It’s not easy to continue on a business with new ownership. Even more so when you have a son taking over for his father who passed away. That is what you have in this episode of Restaurant Impossible. Robert had the difficult task of bringing the passion back into this business.

Valley Inn Restaurant | Click here for their facebook page

When Robert arrived this place was living in defeat (including the decor). The owner was trying to continue a legacy began by his father, but he struggled to do so. His mother wasn’t very helpful either, still trying to run the place when her son was suppose to be the clear leader. Her reaction to Robert’s arrival was the most negative one I have seen in this show and Robert dismissed her so he could concentrate on helping her son. I think this was the right move as her negativity would have just dragged the whole thing down.

The food was another reason this restaurant has declined. Part of the problem was the use of frozen foods instead of fresh. Robert was able to convince to keep everything fresh. People seem to think they are saving time and money by using frozen but it hurts the end result and that ultimately doesn’t make people want to come back. Taking the time to do things right will make things work out better in the end. The food isn’t without potential here. They have a good fried chicken but it’s under seasoned, a common problem that is one of the easier things to correct.

The Recipes

Slow Roasted Fried Chicken | Click here for the recipe

Robert employs a different method of frying chicken. He slow roasts it in the oven at 175 degrees for about 2 hours. Then toss the cooled chicken in seasoned flour and then to the deep fryer.

Crisp Onion Rings, Spiced Ketchup | Click here for the recipe

Robert got them off the frozen onion rings. This is a basic recipe, with instructions on how to make a spiced ketchup to serve with the rings. I personally I am not an onion ring, but we made some rings using leeks instead and those I thought were amazing.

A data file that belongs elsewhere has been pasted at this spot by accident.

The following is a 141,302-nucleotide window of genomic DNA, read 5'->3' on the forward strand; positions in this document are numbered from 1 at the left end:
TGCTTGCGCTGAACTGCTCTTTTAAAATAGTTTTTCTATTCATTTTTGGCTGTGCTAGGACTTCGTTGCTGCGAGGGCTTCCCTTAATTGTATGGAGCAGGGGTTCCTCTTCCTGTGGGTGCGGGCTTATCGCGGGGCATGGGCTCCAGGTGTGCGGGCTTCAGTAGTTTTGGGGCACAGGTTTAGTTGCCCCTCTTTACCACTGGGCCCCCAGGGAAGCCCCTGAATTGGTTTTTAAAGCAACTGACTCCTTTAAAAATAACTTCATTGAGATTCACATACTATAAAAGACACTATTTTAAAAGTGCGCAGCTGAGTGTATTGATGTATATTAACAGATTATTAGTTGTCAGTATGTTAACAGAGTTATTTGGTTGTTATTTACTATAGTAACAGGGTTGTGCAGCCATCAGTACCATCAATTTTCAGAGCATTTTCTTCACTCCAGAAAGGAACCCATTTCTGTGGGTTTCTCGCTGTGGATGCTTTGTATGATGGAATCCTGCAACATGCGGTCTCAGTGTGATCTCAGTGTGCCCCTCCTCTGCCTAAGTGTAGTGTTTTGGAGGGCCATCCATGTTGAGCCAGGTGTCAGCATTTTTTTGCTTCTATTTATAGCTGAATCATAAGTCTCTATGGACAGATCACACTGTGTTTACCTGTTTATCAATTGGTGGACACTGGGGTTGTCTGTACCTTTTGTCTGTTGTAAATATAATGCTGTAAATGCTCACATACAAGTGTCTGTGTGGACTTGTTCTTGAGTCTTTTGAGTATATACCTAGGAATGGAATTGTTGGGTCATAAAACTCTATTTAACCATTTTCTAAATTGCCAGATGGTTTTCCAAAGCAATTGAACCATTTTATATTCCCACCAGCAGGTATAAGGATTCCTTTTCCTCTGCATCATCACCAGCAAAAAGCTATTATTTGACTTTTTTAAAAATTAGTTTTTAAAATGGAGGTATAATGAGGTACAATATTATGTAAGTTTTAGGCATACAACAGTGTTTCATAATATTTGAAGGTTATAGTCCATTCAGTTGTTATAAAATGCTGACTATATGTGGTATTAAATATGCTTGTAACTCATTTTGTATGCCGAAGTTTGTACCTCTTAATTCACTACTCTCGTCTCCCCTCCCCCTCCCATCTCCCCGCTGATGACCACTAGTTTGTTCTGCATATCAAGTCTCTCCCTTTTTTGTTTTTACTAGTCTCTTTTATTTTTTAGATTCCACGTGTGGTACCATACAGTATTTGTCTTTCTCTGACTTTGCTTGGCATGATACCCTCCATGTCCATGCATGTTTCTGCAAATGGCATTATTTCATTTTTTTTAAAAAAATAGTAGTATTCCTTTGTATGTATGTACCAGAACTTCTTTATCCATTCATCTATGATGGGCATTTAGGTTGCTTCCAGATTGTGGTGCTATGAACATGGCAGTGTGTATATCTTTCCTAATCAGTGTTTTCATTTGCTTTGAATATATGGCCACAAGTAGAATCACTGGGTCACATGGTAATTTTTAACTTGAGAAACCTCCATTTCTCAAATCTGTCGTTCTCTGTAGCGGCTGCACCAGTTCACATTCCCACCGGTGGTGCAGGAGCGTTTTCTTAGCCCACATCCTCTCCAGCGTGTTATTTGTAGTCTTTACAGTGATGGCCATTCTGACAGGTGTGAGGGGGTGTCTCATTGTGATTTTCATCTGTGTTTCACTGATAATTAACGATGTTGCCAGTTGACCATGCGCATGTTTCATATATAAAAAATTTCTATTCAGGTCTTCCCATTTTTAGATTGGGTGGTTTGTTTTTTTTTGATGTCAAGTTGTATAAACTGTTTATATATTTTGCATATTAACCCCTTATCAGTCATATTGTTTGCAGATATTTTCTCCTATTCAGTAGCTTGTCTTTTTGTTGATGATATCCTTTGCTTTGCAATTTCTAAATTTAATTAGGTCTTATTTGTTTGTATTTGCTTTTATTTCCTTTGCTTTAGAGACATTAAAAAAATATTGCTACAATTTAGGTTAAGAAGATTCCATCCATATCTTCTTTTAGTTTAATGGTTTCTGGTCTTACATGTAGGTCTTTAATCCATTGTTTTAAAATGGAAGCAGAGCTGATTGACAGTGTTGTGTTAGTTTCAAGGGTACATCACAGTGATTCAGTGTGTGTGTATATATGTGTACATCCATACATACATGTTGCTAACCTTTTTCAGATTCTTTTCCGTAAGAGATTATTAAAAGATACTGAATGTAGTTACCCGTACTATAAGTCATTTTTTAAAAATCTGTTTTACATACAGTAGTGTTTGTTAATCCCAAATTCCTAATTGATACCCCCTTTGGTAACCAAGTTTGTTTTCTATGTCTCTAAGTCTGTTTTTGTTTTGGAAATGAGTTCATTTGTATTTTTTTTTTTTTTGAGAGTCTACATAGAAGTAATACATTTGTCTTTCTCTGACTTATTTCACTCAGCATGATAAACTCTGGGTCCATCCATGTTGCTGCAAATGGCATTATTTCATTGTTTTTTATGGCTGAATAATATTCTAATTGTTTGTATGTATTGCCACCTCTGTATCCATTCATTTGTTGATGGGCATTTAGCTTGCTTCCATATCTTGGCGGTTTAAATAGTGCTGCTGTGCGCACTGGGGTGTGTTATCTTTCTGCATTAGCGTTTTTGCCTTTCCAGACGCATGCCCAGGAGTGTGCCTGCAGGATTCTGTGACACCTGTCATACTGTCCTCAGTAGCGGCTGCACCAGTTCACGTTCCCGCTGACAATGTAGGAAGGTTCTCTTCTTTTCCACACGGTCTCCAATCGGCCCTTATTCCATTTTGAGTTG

Follow-Up
Still in business. The passion seems to be back in the owner and in all the staff. According to Food Network, sales are up 85% since the remodel. This was once a successful joint, so Robert’s visit might have encouraged former patrons that got turned off to be turned back on.

But is the food really better? I found comments online of people saying the chicken was still bland and it seemed frozen food was still being served. The hardest thing to believe in these shows is that you can change the food around in such a short time. Sometimes some motivation is needed. But if the skills aren’t there then you have a problem. It seems that the owner is not as good with the food as her father was.

Has anyone else eaten there before and/or after the show that can testify to how the food is?

If you want more Robert Irvine recipes, here are some of his available cookbooks:

This cookbook contains 111 recipes many with complete timelimes and several that are gluten free. An example of the kind of recipes you will find are Lime-Cured Shrimp and Roasted Corn Chowder, Porcini-Dusted Pork Chops with Cremini Mushrooms and Golden Raisins over Horseradish-Scented Potatoes.

In this book Robert shares his personal stories (including cooking for First Lady Laura Bush) and cooking philosophy. There are also recipes to be had like Black Angus Beef Tartare with Toasted Brioche and Fried Quail Egg, Roasted Duck with White Bean Ragout.

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I'm Eric. I live in Ann Arbor, MI with my wife, 3 kids, and a flock of ducks. I love grocery shopping, trying new fruits, farmer's market, and traveling.
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